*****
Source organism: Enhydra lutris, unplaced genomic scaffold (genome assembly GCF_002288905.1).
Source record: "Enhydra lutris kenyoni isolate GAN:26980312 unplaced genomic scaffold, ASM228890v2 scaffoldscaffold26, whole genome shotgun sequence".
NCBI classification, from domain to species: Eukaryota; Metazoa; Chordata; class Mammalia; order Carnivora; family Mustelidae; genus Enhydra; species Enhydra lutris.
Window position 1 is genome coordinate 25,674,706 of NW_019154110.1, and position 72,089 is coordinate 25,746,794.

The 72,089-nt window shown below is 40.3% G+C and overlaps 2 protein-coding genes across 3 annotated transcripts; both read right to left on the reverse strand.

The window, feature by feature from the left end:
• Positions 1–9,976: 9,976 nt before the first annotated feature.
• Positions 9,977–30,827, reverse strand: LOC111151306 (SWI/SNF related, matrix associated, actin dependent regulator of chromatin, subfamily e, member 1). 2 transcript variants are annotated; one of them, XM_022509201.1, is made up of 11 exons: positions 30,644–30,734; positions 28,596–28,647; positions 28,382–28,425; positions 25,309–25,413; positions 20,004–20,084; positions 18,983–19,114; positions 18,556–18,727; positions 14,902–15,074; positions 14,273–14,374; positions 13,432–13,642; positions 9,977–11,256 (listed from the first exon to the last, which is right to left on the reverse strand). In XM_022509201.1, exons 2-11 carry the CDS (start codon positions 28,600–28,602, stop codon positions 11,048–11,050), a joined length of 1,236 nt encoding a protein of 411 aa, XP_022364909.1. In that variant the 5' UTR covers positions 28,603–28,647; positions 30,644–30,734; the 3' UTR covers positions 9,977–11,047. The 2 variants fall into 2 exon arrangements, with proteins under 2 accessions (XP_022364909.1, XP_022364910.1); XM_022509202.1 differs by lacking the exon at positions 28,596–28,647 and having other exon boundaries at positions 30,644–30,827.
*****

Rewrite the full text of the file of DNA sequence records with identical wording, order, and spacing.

Source organism: Enhydra lutris, unplaced genomic scaffold (genome assembly GCF_002288905.1).
Source record: "Enhydra lutris kenyoni isolate GAN:26980312 unplaced genomic scaffold, ASM228890v2 scaffoldscaffold26, whole genome shotgun sequence".
NCBI classification, from domain to species: Eukaryota; Metazoa; Chordata; class Mammalia; order Carnivora; family Mustelidae; genus Enhydra; species Enhydra lutris.
Window position 1 is genome coordinate 25,674,706 of NW_019154110.1, and position 72,089 is coordinate 25,746,794.

The 72,089-nt window shown below is 40.3% G+C and overlaps 2 protein-coding genes across 3 annotated transcripts; both read right to left on the reverse strand.

The window, feature by feature from the left end:
• Positions 1–9,976: 9,976 nt before the first annotated feature.
• Positions 9,977–30,827, reverse strand: LOC111151306 (SWI/SNF related, matrix associated, actin dependent regulator of chromatin, subfamily e, member 1). 2 transcript variants are annotated; one of them, XM_022509201.1, is made up of 11 exons: positions 30,644–30,734; positions 28,596–28,647; positions 28,382–28,425; positions 25,309–25,413; positions 20,004–20,084; positions 18,983–19,114; positions 18,556–18,727; positions 14,902–15,074; positions 14,273–14,374; positions 13,432–13,642; positions 9,977–11,256 (listed from the first exon to the last, which is right to left on the reverse strand). In XM_022509201.1, exons 2-11 carry the CDS (start codon positions 28,600–28,602, stop codon positions 11,048–11,050), a joined length of 1,236 nt encoding a protein of 411 aa, XP_022364909.1. In that variant the 5' UTR covers positions 28,603–28,647; positions 30,644–30,734; the 3' UTR covers positions 9,977–11,047. The 2 variants fall into 2 exon arrangements, with proteins under 2 accessions (XP_022364909.1, XP_022364910.1); XM_022509202.1 differs by lacking the exon at positions 28,596–28,647 and having other exon boundaries at positions 30,644–30,827.